Heart failure is one of the most common conditions requiring evaluation and treatment prior to noncardiac surgery. In stable asymptomatic patients undergoing low-risk surgery, preoperative assessment with electrocardiography (ECG), echocardiography, stress testing, chest radiographs, and cardiac catheterization is not necessary. Functional status is a reliable predictor of perioperative cardiac events; it can be assessed with a questionnaire such as the Duke Activity Status Index. If results from a recent stress test are not available, patients with good functional status are generally at low risk for a cardiac event in the perioperative period. However, if the patient shows clinical signs of decompensation, appropriate evaluation and management are indicated prior to surgery.
Coronary heart disease is a risk factor for perioperative myocardial ischemia, infarction, and death. However, even in patients with significant coronary heart disease, the risk of a major adverse cardiac event (MACE) is still low in patients undergoing low-risk surgery such as ophthalmic surgery. The goal of perioperative management of these patients is to minimize the risk of ischemic complications developing. Patients who have undergone percutaneous coronary intervention require treatment with dual antiplatelet therapy (DAT) with aspirin and P2Y12 inhibitors (eg, clopidogrel) to prevent a recurrent occlusion of the stented artery. See Chapter 5 in this volume for further discussion of heart disease.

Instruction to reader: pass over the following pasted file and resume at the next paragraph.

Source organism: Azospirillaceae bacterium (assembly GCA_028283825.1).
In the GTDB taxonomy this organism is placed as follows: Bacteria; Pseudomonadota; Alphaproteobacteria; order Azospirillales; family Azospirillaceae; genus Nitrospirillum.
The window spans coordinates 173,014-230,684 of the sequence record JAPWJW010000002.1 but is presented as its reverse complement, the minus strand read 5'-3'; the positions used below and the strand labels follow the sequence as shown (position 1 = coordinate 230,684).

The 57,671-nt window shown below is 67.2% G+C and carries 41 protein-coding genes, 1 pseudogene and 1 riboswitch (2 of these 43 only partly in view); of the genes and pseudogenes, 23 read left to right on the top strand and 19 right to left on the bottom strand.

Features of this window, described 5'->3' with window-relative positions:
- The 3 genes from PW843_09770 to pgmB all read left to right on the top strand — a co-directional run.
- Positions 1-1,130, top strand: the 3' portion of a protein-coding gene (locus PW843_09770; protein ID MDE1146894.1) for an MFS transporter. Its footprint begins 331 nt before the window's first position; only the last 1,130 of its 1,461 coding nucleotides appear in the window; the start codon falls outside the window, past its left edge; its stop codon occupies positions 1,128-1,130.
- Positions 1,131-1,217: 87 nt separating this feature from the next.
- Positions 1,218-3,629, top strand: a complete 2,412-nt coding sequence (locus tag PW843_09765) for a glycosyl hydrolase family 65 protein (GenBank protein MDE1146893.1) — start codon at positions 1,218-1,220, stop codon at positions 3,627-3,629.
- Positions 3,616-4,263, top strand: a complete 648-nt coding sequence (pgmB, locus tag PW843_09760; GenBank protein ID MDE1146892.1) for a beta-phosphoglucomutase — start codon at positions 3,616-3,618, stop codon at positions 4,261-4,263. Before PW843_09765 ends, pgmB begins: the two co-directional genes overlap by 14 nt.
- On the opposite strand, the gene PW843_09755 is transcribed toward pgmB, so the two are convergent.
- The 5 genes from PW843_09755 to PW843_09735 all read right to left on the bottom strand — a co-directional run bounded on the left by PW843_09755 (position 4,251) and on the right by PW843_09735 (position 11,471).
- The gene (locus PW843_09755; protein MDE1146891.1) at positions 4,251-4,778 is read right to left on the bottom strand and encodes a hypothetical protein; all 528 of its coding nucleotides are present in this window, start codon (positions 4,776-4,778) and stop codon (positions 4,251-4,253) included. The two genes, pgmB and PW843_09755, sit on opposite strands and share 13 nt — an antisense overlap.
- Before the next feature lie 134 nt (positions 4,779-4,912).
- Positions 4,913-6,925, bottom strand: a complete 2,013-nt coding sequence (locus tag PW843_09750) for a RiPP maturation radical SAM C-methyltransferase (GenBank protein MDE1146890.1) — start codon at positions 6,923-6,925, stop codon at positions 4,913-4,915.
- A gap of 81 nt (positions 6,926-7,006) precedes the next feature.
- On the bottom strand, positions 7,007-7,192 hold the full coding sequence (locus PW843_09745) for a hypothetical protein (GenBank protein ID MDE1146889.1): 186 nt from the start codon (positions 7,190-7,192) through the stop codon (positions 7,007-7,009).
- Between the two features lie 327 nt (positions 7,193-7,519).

Although hypertension is associated with an increased risk of perioperative complications, whether there is any benefit of lowering blood pressure (BP) in terms of risk reduction is unproven. Optimal blood pressure is also unclear, but the joint guidelines from the Association of Anaesthetists of Great Britain Ireland and the British and Irish Hypertension Society recommend a target BP below 160 mm Hg systolic and 100 mm Hg diastolic prior to elective surgery. The guidelines allow for patients with unknown preoperative blood pressures to undergo surgery with BP lower than 180 mm Hg systolic and lower than 110 mm Hg diastolic. In general, if patients are asymptomatic and have taken their BP medications, and their documented BP has typically been under 160/100 mm Hg prior to the day of surgery, then elective surgery may be performed regardless of the BP measurement on the morning of surgery. See Chapter 3 in this volume for further discussion of hypertension.
Atrial fibrillation is the most common sustained cardiac arrhythmia encountered in clinical practice. Atrial fibrillation increases the risk of death, heart failure, thromboembolic events, and hospital admissions. Patients with a history of stable atrial fibrillation do not require any preoperative specialized testing, but if the atrial fibrillation is newly onset, workup is recommended as well as delay of elective surgery. It is advisable to maintain medications for ventricular rate control, including their administration on the morning of surgery. If digoxin is used, obtaining preoperative blood levels is usually not necessary.
Excerpted from BCSC 2020-2021 series: Section 1 - Update on General Medicine. For more information and to purchase the entire series, please visit https://www.aao.org/bcsc.